Home » Postsecondary funding model eyed by budget committee

Postsecondary funding model eyed by budget committee

David Givens, R-Greensburg

FRANKFORT, Ky. — A performance-based higher education funding model passed into law two years ago is working for Kentucky’s two research universities, state lawmakers were told today.

University of Kentucky President Eli Capilouto and University of Louisville President Neeli Bendapudi told the Interim Joint Committee on Appropriations and Revenue that they favor the formula, which allocates a portion of state funding based on a university’s performance on 11 key metrics. UK recently outperformed the average in 10 of those metrics while U of L outperformed the average in four of the metrics, according to the universities’ leaders.

The performance-based funding model was created in 2017 with the passage of Senate Bill 153, sponsored by Senate President Pro Tempore David P. Givens, R-Greensburg. It is gradually replacing what Givens called the “shares allocation” model that based funding on each postsecondary institution’s share of the state’s postsecondary budget.

The model is being phased in at the state’s universities and community colleges over a three-year period beginning with fiscal year 2018-2019, according to the Kentucky Council on Postsecondary Education (CPE).

Givens, who serves on the Interim Joint Committee on Appropriations and Revenue, thanked Capilouto and Bendapudi for their support of the performance formula, now in its second year.  The goal, ultimately, is to push the state’s postsecondary institutions closer to the national average in degree attainment, he said.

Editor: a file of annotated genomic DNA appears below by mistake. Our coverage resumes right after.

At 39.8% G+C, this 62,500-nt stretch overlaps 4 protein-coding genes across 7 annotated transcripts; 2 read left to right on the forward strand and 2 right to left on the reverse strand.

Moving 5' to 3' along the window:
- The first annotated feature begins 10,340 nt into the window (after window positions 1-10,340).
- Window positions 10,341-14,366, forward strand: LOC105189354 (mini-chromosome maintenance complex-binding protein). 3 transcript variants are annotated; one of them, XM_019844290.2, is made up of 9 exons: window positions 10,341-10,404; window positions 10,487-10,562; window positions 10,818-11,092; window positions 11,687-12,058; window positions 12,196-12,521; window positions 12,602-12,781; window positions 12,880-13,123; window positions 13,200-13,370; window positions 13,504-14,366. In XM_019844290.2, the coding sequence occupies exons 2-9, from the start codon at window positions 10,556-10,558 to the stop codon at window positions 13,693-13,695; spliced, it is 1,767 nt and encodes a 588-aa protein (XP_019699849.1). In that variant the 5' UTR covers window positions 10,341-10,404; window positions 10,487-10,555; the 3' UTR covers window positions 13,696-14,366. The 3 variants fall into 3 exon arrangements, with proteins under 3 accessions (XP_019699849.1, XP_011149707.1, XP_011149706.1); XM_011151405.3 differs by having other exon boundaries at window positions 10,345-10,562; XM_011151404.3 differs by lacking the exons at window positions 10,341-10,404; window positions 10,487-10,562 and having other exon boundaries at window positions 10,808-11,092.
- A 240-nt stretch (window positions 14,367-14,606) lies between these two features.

“If we can get to that place – almost at the national average for postsecondary degree attainment – we can change the economy in Kentucky in great, vast ways, so thank you,” Givens told his colleagues on the committee.

Rep. James Tipton, R-Taylorsville, questioned Capilouto on whether he thinks UK and the state’s other research university, U of L, should be categorized differently under the new funding model. Some argue they should, Tipton said.

“Some people seem to think it would be better if our research universities were in a separate category from our regional universities in how performance-based (funding) works. I’d like to hear your comments on that,” he said.

Capilouto said his support for the model is based on the “commonality” of undergraduate education.

“There is a commonality in this performance-funding approach, and it is the one thing that every university does,” said Capilouto.  “I think it is an advantageous approach.”

Bendapudi agreed with Capilouto. Additionally, she asked lawmakers to consider increasing funding under the formula in the 2020 state budget session.

“I do request more allocation, if possible,” she told the committee. “Incentive funding works well when it’s new dollars. Otherwise, if it’s moving dollars, then obviously we get into you’re growing at the expense of something else.”

Testimony on research at the two universities was also shared with the committee. Research funding increased 26 percent in fiscal year 2019 alone at UK, one of four universities nationally to receive an $87 million grant to help reduce opioid deaths.

Dr. Sharon Walsh, the head of the grant project called the HEALing Communities Study, said the project goal is to reduce opioid deaths in 16 Kentucky counties by 40 percent in three years, with the project beginning this fall.

U of L is also making strides in its research, said Bendapudi. Research expenditures at that institution totaled over $176 million in 2018, she told lawmakers.